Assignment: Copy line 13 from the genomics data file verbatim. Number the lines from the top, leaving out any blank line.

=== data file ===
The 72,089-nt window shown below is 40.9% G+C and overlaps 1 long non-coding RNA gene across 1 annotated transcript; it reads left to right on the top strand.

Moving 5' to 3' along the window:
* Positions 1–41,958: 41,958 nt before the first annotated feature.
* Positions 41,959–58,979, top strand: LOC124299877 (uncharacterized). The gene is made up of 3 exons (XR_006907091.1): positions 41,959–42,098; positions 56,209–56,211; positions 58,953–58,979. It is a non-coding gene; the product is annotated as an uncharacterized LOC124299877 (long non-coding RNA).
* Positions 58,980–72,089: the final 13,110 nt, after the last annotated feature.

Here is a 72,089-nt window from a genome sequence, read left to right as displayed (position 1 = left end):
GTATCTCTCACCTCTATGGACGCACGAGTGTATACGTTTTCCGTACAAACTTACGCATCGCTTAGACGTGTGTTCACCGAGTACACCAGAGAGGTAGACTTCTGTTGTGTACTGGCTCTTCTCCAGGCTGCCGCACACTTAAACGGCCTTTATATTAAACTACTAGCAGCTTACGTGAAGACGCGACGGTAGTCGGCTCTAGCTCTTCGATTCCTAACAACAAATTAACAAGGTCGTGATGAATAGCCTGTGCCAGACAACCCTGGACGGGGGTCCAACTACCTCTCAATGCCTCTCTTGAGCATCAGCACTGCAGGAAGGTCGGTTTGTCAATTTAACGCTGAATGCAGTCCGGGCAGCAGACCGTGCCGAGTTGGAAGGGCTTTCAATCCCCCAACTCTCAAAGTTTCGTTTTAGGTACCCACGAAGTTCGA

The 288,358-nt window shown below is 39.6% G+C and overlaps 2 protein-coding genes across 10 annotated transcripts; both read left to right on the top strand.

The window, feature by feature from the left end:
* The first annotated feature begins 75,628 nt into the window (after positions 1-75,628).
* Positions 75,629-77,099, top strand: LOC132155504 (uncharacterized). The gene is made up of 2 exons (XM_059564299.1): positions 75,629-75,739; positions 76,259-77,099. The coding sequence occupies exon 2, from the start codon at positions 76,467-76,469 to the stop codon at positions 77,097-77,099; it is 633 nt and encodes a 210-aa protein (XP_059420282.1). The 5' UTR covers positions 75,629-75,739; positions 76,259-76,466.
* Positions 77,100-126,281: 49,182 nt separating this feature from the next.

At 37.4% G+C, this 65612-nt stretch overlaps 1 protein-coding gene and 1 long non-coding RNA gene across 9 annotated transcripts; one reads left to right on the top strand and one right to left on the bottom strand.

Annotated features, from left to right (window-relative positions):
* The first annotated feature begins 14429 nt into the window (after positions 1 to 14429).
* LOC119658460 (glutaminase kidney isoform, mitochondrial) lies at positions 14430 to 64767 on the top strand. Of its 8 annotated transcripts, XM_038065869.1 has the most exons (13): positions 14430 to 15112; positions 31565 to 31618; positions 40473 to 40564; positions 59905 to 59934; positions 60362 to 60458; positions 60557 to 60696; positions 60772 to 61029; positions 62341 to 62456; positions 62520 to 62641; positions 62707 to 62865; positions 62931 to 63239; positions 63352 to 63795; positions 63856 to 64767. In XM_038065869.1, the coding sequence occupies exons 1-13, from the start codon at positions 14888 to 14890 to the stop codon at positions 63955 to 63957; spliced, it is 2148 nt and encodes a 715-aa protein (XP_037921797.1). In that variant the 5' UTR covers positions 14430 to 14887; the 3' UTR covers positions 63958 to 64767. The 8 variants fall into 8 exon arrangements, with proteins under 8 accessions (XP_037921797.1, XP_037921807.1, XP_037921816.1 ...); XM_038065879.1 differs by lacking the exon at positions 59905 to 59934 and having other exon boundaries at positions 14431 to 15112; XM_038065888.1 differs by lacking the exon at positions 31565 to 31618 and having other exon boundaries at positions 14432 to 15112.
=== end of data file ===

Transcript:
At 37.4% G+C, this 65612-nt stretch overlaps 1 protein-coding gene and 1 long non-coding RNA gene across 9 annotated transcripts; one reads left to right on the top strand and one right to left on the bottom strand.